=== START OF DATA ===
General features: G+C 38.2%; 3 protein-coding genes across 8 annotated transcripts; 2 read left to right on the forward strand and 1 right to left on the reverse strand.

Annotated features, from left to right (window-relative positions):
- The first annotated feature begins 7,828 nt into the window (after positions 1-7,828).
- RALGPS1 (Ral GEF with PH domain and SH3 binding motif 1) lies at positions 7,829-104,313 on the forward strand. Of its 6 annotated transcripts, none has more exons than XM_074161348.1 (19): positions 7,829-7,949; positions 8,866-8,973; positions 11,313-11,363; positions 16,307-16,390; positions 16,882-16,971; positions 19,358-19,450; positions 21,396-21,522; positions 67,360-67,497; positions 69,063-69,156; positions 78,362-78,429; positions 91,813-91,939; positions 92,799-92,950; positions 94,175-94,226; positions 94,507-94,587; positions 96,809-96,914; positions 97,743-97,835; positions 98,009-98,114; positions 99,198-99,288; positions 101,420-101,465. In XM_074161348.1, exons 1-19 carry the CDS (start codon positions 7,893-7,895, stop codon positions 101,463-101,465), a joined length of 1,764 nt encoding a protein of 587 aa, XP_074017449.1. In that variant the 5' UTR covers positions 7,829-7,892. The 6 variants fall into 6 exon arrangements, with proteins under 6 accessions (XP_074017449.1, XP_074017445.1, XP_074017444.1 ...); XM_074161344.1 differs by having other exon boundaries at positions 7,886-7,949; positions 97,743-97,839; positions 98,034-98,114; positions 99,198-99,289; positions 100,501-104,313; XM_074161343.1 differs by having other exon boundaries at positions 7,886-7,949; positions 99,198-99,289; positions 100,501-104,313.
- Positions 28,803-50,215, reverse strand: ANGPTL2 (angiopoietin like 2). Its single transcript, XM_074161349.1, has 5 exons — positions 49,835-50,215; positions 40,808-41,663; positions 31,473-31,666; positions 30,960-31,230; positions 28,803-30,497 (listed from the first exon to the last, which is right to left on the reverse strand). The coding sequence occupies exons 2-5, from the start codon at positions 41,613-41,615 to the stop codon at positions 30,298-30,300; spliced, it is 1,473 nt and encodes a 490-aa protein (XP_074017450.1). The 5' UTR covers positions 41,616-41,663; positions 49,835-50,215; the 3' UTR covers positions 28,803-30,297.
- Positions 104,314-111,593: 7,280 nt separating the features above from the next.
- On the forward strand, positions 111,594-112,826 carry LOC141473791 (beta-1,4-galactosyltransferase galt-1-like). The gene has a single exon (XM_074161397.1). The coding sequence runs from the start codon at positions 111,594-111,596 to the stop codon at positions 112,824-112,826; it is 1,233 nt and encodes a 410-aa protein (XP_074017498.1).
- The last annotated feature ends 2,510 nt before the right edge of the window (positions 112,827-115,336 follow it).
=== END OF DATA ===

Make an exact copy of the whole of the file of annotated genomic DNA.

General features: G+C 38.2%; 3 protein-coding genes across 8 annotated transcripts; 2 read left to right on the forward strand and 1 right to left on the reverse strand.

Annotated features, from left to right (window-relative positions):
- The first annotated feature begins 7,828 nt into the window (after positions 1-7,828).
- RALGPS1 (Ral GEF with PH domain and SH3 binding motif 1) lies at positions 7,829-104,313 on the forward strand. Of its 6 annotated transcripts, none has more exons than XM_074161348.1 (19): positions 7,829-7,949; positions 8,866-8,973; positions 11,313-11,363; positions 16,307-16,390; positions 16,882-16,971; positions 19,358-19,450; positions 21,396-21,522; positions 67,360-67,497; positions 69,063-69,156; positions 78,362-78,429; positions 91,813-91,939; positions 92,799-92,950; positions 94,175-94,226; positions 94,507-94,587; positions 96,809-96,914; positions 97,743-97,835; positions 98,009-98,114; positions 99,198-99,288; positions 101,420-101,465. In XM_074161348.1, exons 1-19 carry the CDS (start codon positions 7,893-7,895, stop codon positions 101,463-101,465), a joined length of 1,764 nt encoding a protein of 587 aa, XP_074017449.1. In that variant the 5' UTR covers positions 7,829-7,892. The 6 variants fall into 6 exon arrangements, with proteins under 6 accessions (XP_074017449.1, XP_074017445.1, XP_074017444.1 ...); XM_074161344.1 differs by having other exon boundaries at positions 7,886-7,949; positions 97,743-97,839; positions 98,034-98,114; positions 99,198-99,289; positions 100,501-104,313; XM_074161343.1 differs by having other exon boundaries at positions 7,886-7,949; positions 99,198-99,289; positions 100,501-104,313.
- Positions 28,803-50,215, reverse strand: ANGPTL2 (angiopoietin like 2). Its single transcript, XM_074161349.1, has 5 exons — positions 49,835-50,215; positions 40,808-41,663; positions 31,473-31,666; positions 30,960-31,230; positions 28,803-30,497 (listed from the first exon to the last, which is right to left on the reverse strand). The coding sequence occupies exons 2-5, from the start codon at positions 41,613-41,615 to the stop codon at positions 30,298-30,300; spliced, it is 1,473 nt and encodes a 490-aa protein (XP_074017450.1). The 5' UTR covers positions 41,616-41,663; positions 49,835-50,215; the 3' UTR covers positions 28,803-30,297.
- Positions 104,314-111,593: 7,280 nt separating the features above from the next.
- On the forward strand, positions 111,594-112,826 carry LOC141473791 (beta-1,4-galactosyltransferase galt-1-like). The gene has a single exon (XM_074161397.1). The coding sequence runs from the start codon at positions 111,594-111,596 to the stop codon at positions 112,824-112,826; it is 1,233 nt and encodes a 410-aa protein (XP_074017498.1).
- The last annotated feature ends 2,510 nt before the right edge of the window (positions 112,827-115,336 follow it).